If you’re stuck at home with kids who are mad for archaeology and history, here’s a selection of activities that are free to view online and/or download and do at home. Let me know any more that you know of in the comments and I’ll add them to the post. I’m starting by listing resources I’ve contributed to.
Forget the name of this page – Outdoor Archaeological Learning – and think of it as indoor archaeological learning. There are three booklets on this page. The first is aimed at teachers and educators but there are some cut out and make models of archaeological sites and a timeline activity you could do with cut-out Lego figures through the ages.
Into the Wildwoods and The First Foresters are focused on the Mesolithic and Neolithic periods of Scotland and have characters created by Alex Leonard who could be the basis of story-telling. There are also map-making and drawing activities and lots of illustrations and photographs inside.
Teaching History in 100 Objects was a British Museum project to support the new history curriculum in English schools from Key Stages 1-3 so the topics are linked to that. This is aimed at teachers but there are lots of objects to look through (not just 100 – each focus object links to many more). See if there’s an object that links to a topic your child/ren have been studying/are interested in. There are objects from Palaeolithic handaxes to a badge from Jesse James’ bid for the Democratic nominee in the presidential elections of 1984.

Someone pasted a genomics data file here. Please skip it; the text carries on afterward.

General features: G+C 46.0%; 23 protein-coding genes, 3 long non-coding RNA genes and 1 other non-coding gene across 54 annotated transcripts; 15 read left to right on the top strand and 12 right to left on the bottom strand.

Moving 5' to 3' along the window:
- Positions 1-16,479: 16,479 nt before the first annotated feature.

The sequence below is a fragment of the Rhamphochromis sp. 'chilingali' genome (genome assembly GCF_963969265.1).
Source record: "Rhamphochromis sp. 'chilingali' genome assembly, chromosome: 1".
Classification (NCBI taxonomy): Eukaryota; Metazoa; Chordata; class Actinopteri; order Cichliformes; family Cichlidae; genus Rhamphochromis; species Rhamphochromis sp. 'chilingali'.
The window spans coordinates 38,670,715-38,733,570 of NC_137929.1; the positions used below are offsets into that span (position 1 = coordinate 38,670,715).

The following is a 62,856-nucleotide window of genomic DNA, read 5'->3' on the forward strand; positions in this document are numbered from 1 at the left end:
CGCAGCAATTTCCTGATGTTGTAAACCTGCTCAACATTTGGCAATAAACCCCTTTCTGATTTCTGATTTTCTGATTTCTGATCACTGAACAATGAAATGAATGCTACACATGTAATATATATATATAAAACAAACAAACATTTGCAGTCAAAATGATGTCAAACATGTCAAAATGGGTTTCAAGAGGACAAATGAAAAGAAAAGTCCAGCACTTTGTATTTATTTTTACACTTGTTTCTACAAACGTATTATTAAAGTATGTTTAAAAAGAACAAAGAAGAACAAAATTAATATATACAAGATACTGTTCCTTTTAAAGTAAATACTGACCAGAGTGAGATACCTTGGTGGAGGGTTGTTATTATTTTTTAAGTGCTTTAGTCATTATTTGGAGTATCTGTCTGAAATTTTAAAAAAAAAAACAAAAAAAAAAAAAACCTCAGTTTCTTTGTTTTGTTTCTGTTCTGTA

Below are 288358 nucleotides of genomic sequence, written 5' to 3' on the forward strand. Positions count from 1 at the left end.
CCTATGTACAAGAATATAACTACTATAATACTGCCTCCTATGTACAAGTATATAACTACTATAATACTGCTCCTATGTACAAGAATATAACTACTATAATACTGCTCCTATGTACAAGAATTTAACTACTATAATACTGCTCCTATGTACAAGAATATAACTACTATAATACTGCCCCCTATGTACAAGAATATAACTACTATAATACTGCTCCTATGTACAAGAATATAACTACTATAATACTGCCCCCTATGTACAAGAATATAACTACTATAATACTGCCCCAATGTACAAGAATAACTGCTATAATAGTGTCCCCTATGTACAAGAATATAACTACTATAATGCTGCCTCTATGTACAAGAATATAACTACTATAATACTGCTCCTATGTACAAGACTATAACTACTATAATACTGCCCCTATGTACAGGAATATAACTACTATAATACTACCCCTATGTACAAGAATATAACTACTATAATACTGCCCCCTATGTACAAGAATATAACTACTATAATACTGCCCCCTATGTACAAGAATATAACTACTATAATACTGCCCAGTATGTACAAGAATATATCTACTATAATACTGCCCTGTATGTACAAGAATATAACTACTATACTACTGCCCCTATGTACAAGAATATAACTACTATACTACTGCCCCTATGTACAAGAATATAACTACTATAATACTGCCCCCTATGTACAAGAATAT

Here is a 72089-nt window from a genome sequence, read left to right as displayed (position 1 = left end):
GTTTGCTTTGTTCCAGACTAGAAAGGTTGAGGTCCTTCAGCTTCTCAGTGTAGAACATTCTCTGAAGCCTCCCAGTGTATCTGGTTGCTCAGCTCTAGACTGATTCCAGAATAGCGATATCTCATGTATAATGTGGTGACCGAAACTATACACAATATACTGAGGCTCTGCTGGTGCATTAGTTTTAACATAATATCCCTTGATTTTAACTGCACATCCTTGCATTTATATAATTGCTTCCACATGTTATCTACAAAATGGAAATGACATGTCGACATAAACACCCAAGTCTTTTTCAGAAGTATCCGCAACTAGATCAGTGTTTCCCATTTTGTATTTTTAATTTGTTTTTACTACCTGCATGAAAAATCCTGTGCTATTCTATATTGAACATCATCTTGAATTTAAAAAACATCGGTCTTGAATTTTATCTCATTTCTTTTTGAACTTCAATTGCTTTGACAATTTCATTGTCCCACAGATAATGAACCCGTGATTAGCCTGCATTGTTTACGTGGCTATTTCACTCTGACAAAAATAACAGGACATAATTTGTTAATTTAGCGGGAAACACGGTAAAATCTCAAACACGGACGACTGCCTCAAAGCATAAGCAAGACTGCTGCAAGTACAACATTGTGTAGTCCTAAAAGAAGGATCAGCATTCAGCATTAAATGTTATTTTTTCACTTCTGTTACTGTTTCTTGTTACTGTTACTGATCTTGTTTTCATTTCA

Hamilton Trust, who create blocks of work for teachers to use in the classroom, have made two of their topics free to use – Dinosaurs and fossils (which includes stuff on human evolution) and Early Islamic Civilisation. Incidentally, they are also creating free home packs for maths and English for each year group so keep an eye on their website. You can become a friend to access their other resources for £33 a year.
Resources from around the internet
The Young Archaeologist’s Club website has loads of activities to do on its website, including making Viking flatbread, doing your own cave art, making archaeological fake poo for your kids to excavate and so much more.
I absolutely love the comics of Dr Hannah Sackett on Prehistories. They are beautifully illustrated and wittily written. They are free to read online or download and print.
Paper models of Neolithic houses have been created by Jools Wilson of Bears Get Crafty to download for free.
English Heritage has paper Bronze Age roundhouse models to download and make.
- Into the Wildwoods – a resource by Forestry and Land Scotland
- Book review: Viper’s Daughter by Michelle Paver
- What did people drink in prehistory?
- Round-up of prehistoric sites, museums and resources for Derbyshire
- Resources collected from around the web for teaching human evolution
- Must Farm ‘Cluedo’
- Late Bronze Age lunette spearhead from the River Thames – print and make
- Late Iron Age mirror from Holcombe, Devon – print and make
- New resource for teaching about the Stone Age written by Canterbury Christ Church University